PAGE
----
Thursday, September 24, 2009

If it Bleeds it Leads…

By Tanaya Cook
Are we living in a world today where controversy and negativity are the main topics that get the spotlight? President Barack Obama sure thinks so. In a recent interview with political correspondent George Stephanopoulos, President Obama openly shared his disappointment about media coverage of late. “The easiest way to get 15 minutes on the news or your 15 minutes of fame is to be rude. ... That's something that I think needs to change."

But popular tabloid bloggers such as Perez Hilton have made a full time job out of posting negative pictures and rude comments about celebrities, and every day people flock to read his latest rants. Have we really become a society where important global issues are ignored? Has newsworthiness been replaced by surface level gossip? I guess the age adorned saying still holds truth: “If it Bleeds, it Leads.” I’m off to go check out Perez Hilton☺
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Monday, September 14, 2009

Stand up for (insert cause here)

By Robin Bulanti
I’ve always been drawn to volunteer work. I dreamed of joining the Peace Corps but the closest I came was a year spent volunteering as an ESL teacher in China. Today I’m proud to be part of our agency’s efforts to give back, from volunteer hours to a number of charities we support. Volunteering expands the heart, mind and community. And heck, a little outside perspective is always a good thing.

Recently my colleague Tami and I volunteered as media clinicians at the Spin Academy, an annual retreat run by San Francisco’s Spin Project with activists selected for 60 coveted spots. Our assignment was to help train these non-profits in more effective media and communications.

I met some impressive individuals struggling with some pretty familiar challenges: competing for shrinking media attention, doing more with less resources—needing more hands or more hours in the day, sound familiar?—and somehow adding social media to the mix.

I feel strongly that non-profits must engage social networks now, and was surprised how many hadn’t yet jumped in for the cause. In my mind it’s a group that can actually “profit,” not just in mindshare but the real financial sense of the word, from social channels and online community building. Social media can be a way to mobilize people quickly, and a dirt-cheap soapbox.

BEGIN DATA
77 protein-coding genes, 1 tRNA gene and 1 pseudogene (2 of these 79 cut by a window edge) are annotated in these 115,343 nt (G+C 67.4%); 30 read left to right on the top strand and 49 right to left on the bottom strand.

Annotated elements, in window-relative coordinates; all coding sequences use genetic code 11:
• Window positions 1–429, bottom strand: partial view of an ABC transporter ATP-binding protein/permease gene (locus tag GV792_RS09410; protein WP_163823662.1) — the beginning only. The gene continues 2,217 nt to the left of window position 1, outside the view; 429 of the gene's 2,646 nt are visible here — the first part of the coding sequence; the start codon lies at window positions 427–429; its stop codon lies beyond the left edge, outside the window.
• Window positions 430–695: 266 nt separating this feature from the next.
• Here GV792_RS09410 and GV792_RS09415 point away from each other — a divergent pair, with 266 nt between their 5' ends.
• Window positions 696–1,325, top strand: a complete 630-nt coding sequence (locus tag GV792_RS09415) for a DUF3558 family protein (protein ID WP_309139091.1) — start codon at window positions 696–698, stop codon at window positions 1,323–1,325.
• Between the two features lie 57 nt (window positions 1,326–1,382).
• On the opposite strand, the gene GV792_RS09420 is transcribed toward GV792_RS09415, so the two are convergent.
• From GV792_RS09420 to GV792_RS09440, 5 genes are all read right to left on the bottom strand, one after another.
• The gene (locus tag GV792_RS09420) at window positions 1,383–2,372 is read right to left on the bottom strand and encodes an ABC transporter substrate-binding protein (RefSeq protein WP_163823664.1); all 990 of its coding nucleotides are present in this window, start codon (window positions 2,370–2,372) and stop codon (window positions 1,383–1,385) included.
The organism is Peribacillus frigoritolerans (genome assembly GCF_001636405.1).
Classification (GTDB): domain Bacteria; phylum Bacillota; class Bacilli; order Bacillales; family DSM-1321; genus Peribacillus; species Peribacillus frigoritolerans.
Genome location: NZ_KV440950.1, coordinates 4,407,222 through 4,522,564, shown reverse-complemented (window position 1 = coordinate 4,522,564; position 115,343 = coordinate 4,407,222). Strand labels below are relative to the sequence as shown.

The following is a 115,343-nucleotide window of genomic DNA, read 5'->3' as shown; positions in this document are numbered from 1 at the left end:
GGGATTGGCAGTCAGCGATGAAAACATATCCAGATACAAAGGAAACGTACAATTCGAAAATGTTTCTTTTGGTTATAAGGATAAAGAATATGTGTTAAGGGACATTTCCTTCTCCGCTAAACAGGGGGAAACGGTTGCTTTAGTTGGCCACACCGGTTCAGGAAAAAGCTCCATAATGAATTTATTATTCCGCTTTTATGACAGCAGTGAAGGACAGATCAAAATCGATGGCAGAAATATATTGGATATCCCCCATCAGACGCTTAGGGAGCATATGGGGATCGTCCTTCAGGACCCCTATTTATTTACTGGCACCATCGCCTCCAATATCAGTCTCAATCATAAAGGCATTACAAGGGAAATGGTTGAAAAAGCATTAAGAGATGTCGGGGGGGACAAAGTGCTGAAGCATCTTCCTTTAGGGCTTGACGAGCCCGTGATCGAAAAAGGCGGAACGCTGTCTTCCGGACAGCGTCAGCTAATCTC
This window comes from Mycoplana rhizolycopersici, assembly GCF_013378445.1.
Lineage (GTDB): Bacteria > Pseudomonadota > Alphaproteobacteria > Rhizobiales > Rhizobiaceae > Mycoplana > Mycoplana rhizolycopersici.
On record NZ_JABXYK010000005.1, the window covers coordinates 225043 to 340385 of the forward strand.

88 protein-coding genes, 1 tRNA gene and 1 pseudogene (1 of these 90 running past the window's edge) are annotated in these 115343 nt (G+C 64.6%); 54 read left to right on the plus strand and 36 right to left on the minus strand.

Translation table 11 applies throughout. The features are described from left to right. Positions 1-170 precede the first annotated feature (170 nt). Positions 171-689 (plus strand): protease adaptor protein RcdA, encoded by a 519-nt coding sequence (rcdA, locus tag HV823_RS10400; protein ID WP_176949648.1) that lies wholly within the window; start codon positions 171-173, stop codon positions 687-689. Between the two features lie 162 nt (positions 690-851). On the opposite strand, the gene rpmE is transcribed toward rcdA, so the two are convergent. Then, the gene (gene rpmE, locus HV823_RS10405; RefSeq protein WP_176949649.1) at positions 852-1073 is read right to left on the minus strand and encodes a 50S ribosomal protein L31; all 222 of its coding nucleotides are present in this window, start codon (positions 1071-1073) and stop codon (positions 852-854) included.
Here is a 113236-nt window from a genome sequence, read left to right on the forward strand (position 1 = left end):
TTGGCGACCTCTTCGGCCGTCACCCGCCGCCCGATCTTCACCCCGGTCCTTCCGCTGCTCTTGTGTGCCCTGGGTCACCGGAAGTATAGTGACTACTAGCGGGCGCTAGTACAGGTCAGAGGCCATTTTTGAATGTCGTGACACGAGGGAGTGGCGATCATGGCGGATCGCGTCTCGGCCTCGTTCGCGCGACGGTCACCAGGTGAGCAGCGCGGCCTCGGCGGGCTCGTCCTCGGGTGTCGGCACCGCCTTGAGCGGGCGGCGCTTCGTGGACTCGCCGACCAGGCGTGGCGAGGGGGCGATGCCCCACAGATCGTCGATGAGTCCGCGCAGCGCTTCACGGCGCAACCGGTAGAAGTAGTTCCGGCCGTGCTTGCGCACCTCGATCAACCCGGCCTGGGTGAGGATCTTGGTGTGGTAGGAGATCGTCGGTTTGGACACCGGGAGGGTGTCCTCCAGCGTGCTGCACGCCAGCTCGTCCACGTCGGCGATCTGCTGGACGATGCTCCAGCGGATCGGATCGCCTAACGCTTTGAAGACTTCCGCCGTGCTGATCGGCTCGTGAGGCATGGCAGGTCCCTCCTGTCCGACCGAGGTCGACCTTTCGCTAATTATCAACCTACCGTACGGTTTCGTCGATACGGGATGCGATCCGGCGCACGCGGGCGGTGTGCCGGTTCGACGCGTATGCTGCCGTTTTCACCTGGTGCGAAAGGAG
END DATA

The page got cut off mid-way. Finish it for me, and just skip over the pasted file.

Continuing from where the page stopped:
We’re currently doing our own pro bono work for The Gorilla Foundation, and Koko the Gorilla, famous for her own communication skills. It’s been interesting to watch how this work breathes new life into our team, while all of our clients benefit from the perspective we gain championing a cause.
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Thursday, September 3, 2009

Beat L.A.

By Scott Lechner
Here at Kulesa Faul it’s all about teamwork. From building PR plans to changing out the water bottle at the water cooler, I’m part of a company where (like in baseball) everyone comes together to get the job done.

We work together and we also play together. Several weeks back my colleagues and I went to a Giants game—and not just any old game—but a Giants-Dodgers game that had playoff implications. Our home team won on a walk-off homer in the 11th inning, no less. Aside from the win, the best part was bonding with my teammates outside the office, cheering in unison (and paying no mind to the complaining Dodger fans behind us who said we were blocking their view). The cherry on top though was seeing the Kulesa Faul name in High Definition on the Giants scoreboard. I think we all came back to work the next day feeling like a stronger group.

Our company has a pretty unique culture and our clients view us as a "well oiled machine." I believe our team-building trips have helped to strengthen our relationships and have led to a more productive team-oriented group. After all, it's one thing to collaborate on PR projects, and another to trade mustard stains with a colleague at the ol' ballpark. While both are important, the mustard definitely brings more laughs, and probably a few more memories. Go Giants!
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